It needed to happen. Everyone wanted it to happen. It happened. The man formerly known as Ron Artest, Metta World Peace, is now a New York Knickerbocker. Adrian Wojnarowski of Yahoo! reported first that the Knicks had reached a 2 year agreement with World Peace, and it has been reported by others that the second year of the deal is a player option. New York used the second half of their mid-level exception (the other half used on Pablo Prigioni) to sign World Peace. Make no mistake, World Peace is not the player he once was, but he’s still an excellent fit for the Knicks.
The best part of this signing is the lineup versatility MWP brings to the table. In addition to playing the 3, he can play the 4 in super small lineups sans Carmelo Anthony. World Peace played some small-ball 4 in Mike D’Antoni’s offense last season, so he has experience playing different positions. He’s also a near-perfect fit next to Anthony – something the Knicks didn’t totally have last season.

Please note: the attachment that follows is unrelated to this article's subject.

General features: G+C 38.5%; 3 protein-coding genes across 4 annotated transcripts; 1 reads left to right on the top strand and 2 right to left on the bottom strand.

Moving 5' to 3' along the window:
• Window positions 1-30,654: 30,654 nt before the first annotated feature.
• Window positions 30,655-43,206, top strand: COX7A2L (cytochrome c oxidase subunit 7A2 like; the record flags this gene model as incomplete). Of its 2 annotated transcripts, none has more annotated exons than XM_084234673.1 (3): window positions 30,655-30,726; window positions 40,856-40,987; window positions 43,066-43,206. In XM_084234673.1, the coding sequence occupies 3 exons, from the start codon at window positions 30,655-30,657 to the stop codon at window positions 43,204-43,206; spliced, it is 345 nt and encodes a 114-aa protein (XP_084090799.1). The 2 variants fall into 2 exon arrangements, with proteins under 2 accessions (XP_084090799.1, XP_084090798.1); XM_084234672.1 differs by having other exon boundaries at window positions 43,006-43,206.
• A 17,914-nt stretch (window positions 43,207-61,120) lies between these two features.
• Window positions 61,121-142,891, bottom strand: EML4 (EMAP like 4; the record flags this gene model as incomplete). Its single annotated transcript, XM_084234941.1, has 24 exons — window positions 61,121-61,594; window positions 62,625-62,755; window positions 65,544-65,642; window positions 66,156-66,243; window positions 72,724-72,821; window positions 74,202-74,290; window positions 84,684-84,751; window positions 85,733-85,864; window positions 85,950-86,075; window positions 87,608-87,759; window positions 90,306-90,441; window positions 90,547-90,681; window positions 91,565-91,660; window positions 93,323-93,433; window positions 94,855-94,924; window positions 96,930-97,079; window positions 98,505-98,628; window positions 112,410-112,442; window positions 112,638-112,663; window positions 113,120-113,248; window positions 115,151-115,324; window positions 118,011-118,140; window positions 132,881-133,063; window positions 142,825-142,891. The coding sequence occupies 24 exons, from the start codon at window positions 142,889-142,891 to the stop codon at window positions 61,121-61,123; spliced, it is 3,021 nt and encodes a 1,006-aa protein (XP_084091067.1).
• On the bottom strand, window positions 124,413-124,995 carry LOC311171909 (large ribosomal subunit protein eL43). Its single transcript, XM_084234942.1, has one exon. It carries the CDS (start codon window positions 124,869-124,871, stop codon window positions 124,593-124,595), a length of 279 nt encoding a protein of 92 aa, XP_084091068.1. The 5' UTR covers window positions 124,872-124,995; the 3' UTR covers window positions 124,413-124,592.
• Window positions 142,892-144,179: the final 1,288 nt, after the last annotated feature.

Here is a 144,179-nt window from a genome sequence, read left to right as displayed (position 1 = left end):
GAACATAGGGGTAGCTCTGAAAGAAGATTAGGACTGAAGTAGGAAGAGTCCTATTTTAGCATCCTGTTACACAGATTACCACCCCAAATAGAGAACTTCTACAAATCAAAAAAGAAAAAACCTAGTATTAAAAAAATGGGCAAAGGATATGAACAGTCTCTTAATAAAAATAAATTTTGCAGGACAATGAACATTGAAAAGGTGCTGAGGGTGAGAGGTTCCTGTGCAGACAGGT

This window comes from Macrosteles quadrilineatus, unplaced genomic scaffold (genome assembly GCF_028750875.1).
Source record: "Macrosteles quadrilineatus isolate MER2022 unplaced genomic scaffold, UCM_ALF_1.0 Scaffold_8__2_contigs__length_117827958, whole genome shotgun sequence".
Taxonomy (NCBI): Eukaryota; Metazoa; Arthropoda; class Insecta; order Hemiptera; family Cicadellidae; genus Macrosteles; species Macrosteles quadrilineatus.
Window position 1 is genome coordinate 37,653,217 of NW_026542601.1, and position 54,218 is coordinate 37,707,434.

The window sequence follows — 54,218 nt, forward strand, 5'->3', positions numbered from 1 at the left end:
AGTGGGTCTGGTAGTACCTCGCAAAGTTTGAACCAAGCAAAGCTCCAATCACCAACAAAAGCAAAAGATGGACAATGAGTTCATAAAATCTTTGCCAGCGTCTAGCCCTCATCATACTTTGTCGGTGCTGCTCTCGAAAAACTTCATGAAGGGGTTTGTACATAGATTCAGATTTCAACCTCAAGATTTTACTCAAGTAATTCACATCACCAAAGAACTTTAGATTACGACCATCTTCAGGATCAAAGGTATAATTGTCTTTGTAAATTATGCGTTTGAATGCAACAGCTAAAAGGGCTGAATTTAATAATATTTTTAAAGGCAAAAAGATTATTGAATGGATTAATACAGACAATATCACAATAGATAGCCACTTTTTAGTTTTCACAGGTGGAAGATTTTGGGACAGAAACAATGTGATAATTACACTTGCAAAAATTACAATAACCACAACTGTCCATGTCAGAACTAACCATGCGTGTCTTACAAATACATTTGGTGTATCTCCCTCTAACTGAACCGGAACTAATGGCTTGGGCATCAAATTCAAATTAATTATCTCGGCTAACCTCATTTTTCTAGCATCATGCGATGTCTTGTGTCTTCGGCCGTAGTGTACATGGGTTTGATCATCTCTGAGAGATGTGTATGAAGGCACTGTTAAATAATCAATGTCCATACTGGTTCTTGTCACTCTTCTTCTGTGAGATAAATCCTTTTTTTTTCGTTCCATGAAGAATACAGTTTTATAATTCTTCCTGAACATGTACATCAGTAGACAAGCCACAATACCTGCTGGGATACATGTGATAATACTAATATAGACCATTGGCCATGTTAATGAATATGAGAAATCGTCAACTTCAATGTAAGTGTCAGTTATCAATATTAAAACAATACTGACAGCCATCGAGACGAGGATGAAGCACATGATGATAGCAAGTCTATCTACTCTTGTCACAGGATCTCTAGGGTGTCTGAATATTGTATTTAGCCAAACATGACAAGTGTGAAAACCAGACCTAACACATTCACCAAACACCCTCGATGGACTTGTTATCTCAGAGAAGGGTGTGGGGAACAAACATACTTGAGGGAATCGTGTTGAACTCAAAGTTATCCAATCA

Defensively, he can guard 4s that Anthony doesn’t want to, as well as most 3s. According to Synergy, opposing post up players scored just 0.75 points per possession against MWP. In an era where most traditional 4s are going by the wayside, the 260 lb World Peace will be just fine defending bigger guys. More
Here’s a short video I put together with clips of my experience at the 2013 NBA Draft. This was the first I’ve ever attended, and I gotta say, it was SO much fun. I got good footage considering I filmed the entire thing on my iPhone (Barclays didn’t allow my Flip cam), and even sat down with fellow fans to get their thoughts on who they’d want their teams to draft.
It’s funny; when I first arrived, the first thing I noticed was the ridiculously wide assortment of jerseys in the crowd. Being born and raised in New York, the only fans I’ve come in contact with are Knicks fans, (recently) Nets fans, Laker fans, and fans of whatever team LeBron is on at the moment. But here there were Blazer fans, Mavs fans, Sixers fans, Cavs fans, Pistons fans; I even ran into a faithful Bobcats fan. I actually compared it to the UN Peace Summit in the way it brings fans of the NBA together. As much as we hate each-other when the ball is in play, at the end of the day we’re all fans of the game, and today was a great reminder.